Vermont’s top stories: Virus, legal weed, Scott’s reelection
MONTPELIER, Vt. (AP) — In February, Vermonters were enjoying a regular winter, traveling, eating in restaurants and meeting friends without undue fear of getting sick.
A few short weeks later, by mid-March, life changed in ways unimaginable before the arrival of the coronavirus pandemic that spread across the world, the country and the state.
There can be little debate that the pandemic was the overarching top Vermont news story of 2020. But there were many subtexts that came with it. And hard as it is to believe, there was other news in Vermont in 2020.
As chosen by the Vermont members of The Associated Press here are some of the biggest stories in Vermont of 2020:
On March 13, Gov. Phil Scott issued an executive order declaring a state of emergency to respond to the emerging coronavirus pandemic.
Over the next two weeks, he issued a series of additional orders: Closing schools to physical classes and requiring that education be provided online; limiting mass gatherings at first to 50 people and later reducing the number to 10; closing restaurants to in-person dining and shuttering nonessential businesses.
He also issued an order for Vermonters to stay home as much as possible, and urged people at nonessential businesses to work from home.
By late April, Scott began to gradually reopen the state, by, as he put it, turning “the spigot, a quarter-turn at a time.”
Throughout the pandemic, Scott and state health officials have hewed closely to the recommendations of medical experts for confronting the pandemic, including wearing masks, maintaining social distance and quarantining after traveling out of state.
Despite a late-year surge in cases, Vermont maintained some of the lowest numbers, both per capita and absolute, of COVID-19 cases and fatalities in the country.
Many of the virus-related restrictions were relaxed throughout the spring and summer months. The state of emergency has been extended monthly as the virus has resurged.
LEGALIZING RECREATIONAL MARIJUANA
The Vermont Legislature passed a bill in September legalizing the recreational sales of marijuana by establishing a system to tax and regulate the retail pot sales.
In 2018, Vermont enacted a law allowing for the recreational use of marijuana, but it contained no mechanism for its sale or taxation.
The law includes a provision for a roadside saliva test, obtained with a warrant. It also establishes a cannabis control board with an executive director to oversee the taxation and regulation of the market. And it sets up a 14% excise tax on cannabis products, of which 30% is earmarked for substance abuse prevention and it extends the 6% sales tax to cannabis products.
In October, Scott let the bill become law without his signature.
Retail sales of cannabis in Vermont are due to begin in 2022.
BERNIE SANDERS’ PRESIDENTIAL BID
At the beginning of the 2020 presidential-election year, Vermont U.S. Sen. Bernie Sanders made another bid for the Democratic nomination in hopes of bringing his progressive politics to the American people.
But after a lackluster showing in the Super Tuesday primaries in March and a consolidation of support around now-President-elect Joe Biden’s campaign, it became clear Sanders’ second and likely final bid for the White House would fall short.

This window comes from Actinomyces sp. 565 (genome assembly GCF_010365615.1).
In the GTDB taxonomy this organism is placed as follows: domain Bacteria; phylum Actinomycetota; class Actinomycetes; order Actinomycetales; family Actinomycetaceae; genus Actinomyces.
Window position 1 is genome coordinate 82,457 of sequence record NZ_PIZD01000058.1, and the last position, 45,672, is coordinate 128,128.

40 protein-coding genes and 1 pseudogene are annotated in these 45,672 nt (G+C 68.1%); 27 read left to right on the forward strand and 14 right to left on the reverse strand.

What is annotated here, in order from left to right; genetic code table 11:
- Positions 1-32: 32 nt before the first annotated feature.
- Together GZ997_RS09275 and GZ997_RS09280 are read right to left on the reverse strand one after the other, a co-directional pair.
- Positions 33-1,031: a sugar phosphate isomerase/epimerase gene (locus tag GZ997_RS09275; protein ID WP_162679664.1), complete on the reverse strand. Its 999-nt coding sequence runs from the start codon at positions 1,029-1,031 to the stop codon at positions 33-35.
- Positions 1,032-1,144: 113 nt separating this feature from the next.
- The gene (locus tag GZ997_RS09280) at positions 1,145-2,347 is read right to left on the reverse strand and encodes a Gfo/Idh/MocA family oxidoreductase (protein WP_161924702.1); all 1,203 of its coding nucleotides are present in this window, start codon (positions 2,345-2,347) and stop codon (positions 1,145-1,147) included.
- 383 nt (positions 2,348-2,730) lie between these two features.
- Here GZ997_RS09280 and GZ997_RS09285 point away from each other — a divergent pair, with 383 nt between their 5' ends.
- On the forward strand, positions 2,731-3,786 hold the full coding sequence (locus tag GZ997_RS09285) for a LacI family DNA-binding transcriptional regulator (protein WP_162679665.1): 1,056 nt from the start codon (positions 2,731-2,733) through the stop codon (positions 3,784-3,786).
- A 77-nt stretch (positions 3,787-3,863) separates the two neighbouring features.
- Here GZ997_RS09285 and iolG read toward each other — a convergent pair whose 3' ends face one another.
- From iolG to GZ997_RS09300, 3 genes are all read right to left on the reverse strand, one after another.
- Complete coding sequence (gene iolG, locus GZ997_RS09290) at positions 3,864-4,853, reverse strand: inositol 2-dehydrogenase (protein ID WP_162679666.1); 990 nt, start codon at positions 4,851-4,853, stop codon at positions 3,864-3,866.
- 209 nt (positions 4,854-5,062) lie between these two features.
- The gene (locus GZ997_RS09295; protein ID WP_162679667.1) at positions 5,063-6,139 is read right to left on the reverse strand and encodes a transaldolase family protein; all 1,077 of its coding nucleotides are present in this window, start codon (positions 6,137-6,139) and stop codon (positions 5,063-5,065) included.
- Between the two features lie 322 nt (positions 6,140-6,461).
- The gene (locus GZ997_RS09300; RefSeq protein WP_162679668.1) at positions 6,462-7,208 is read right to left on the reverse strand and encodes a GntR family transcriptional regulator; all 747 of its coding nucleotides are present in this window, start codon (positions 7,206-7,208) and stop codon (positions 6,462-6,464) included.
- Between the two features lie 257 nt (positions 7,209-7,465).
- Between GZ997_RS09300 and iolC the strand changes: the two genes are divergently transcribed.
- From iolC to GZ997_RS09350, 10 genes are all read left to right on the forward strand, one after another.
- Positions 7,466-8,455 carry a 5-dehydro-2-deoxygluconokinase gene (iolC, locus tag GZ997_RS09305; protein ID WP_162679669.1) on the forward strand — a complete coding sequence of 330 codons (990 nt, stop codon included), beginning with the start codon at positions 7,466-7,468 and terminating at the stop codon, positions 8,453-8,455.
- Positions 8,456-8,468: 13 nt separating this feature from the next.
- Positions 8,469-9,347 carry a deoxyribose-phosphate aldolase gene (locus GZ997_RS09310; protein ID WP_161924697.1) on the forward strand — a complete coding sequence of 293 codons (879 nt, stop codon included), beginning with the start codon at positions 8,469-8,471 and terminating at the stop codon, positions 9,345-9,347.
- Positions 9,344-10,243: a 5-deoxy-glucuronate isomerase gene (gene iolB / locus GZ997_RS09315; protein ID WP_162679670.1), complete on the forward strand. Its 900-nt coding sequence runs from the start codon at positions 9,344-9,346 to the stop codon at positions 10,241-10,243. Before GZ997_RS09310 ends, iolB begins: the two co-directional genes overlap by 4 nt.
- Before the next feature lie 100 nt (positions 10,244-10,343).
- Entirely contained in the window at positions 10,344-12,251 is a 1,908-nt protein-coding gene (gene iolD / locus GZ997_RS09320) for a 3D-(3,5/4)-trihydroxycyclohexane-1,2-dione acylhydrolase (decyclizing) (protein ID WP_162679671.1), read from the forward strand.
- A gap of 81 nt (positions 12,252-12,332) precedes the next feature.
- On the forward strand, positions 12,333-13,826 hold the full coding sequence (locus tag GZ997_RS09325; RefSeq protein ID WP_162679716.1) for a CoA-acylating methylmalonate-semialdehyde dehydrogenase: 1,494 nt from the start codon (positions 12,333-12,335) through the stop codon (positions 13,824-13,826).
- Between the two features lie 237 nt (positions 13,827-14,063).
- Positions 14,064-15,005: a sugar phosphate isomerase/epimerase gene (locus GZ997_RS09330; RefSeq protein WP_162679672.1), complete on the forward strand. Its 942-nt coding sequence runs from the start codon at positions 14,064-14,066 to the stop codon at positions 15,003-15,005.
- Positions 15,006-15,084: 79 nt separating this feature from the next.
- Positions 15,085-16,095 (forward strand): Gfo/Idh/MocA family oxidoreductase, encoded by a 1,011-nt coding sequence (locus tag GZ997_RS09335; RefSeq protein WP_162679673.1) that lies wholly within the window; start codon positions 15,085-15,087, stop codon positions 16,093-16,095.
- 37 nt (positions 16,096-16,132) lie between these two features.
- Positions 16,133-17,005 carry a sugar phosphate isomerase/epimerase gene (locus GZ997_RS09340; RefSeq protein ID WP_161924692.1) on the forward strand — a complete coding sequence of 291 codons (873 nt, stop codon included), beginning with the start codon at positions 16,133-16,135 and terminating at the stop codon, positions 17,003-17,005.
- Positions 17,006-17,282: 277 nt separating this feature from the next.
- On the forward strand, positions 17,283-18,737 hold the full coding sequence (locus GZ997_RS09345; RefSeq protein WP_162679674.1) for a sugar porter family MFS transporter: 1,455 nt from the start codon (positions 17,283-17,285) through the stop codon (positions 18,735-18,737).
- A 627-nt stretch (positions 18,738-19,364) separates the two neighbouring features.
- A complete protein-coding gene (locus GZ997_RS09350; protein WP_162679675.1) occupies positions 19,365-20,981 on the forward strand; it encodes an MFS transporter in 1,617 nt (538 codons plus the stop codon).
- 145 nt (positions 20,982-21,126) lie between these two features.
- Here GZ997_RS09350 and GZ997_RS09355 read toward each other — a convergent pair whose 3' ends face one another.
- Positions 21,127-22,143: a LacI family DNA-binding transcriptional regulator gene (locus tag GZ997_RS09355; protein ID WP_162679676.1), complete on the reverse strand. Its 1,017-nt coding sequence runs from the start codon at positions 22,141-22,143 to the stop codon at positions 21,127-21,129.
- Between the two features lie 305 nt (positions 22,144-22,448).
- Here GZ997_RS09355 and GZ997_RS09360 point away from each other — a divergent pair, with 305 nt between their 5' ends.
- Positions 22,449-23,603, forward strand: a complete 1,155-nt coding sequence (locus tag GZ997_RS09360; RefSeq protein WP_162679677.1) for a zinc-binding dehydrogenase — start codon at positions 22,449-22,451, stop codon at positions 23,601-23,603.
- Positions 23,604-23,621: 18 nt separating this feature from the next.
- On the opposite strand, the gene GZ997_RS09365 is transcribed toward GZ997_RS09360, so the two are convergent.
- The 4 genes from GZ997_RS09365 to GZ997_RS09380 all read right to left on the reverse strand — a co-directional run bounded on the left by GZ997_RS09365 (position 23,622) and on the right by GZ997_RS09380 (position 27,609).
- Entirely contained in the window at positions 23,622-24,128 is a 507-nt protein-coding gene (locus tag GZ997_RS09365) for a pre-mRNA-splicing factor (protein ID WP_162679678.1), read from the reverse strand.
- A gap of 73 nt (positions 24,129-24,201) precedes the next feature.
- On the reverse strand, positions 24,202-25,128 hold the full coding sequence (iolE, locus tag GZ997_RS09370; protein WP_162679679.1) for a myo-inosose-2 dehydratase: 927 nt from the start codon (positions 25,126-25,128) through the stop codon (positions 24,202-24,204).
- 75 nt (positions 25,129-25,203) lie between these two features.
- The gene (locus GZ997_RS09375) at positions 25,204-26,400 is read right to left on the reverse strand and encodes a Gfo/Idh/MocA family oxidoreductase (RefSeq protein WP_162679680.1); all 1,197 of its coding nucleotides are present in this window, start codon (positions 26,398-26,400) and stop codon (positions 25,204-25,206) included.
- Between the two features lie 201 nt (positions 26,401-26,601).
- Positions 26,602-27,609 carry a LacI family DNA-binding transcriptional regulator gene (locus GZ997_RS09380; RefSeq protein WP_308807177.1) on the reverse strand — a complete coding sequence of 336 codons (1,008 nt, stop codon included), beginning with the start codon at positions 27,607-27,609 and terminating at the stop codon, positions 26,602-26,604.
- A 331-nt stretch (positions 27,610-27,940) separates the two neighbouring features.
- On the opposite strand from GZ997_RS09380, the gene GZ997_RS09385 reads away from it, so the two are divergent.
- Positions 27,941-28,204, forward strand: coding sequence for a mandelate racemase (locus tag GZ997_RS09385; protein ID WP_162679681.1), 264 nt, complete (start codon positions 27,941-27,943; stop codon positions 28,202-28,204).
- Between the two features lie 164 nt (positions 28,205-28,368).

In April, Sanders formally suspended his campaign and he urged his backers to support Biden.
“I will do everything I can to help elect Joe,” Sanders told The Associated Press in April. “We had a contentious campaign. We disagree on issues. But my job now is to not only rally my supporters, but to do everything I can to bring the party together to see that (President Donald Trump) is not elected president.”
SCOTT WINS REELECTION
The popular Republican governor, who got praise for his leadership during the pandemic, easily won a third term defeating Democratic Lt. Gov. David Zuckerman by 40 percentage points.
On Election Day, Scott said he voted for President-elect Joe Biden, the first time in his life that Scott said he’d voted for a Democrat for president.
“As many of you knew, I didn’t support President Trump. I wasn’t going to vote for him,” Scott said outside his polling location. “But then I came to the conclusion that it wasn’t enough for me to just not vote. I had to vote against. So again it’s — I put country over party, which again wasn’t an easy thing to do in some respects.”
RACIAL INJUSTICE PROTESTS
As it did in much of the country, the killing of George Floyd at the hands of Minneapolis police prompted calls for police reform in Vermont. It brought rallies and protests and the painting of Black Lives Matter murals across the state.
Floyd’s death also prompted the Legislature to pass a law designed to increase police accountability across the state. The new law, which takes effect in July, has a number of components, including banning police in Vermont from using chokeholds. It also orders state troopers to wear body cameras and it requires law enforcement agencies to comply with racial data reporting requirements in order to qualify for state grant funding.
An Oct. 28 cyberattack on the computer systems of the University of Vermont Health Network caused significant, ongoing computer network problems for the University of Vermont Health Network, affecting its six hospitals in Vermont and New York.
The attack caused employees to lose access to databases, digital health records, scheduling systems and other online tools they rely on for patient care. As of mid-December, repairs were still being made.
___ HYBRID TEACHING MODELS
At the beginning of the school year this fall, Vermont school kids return to classes with a mix of remote and in-person learning.
By year’s end, the number of COVID-19 cases in the state’s schools remained relatively low. But as cases have increased, some schools have gone back to remote learning.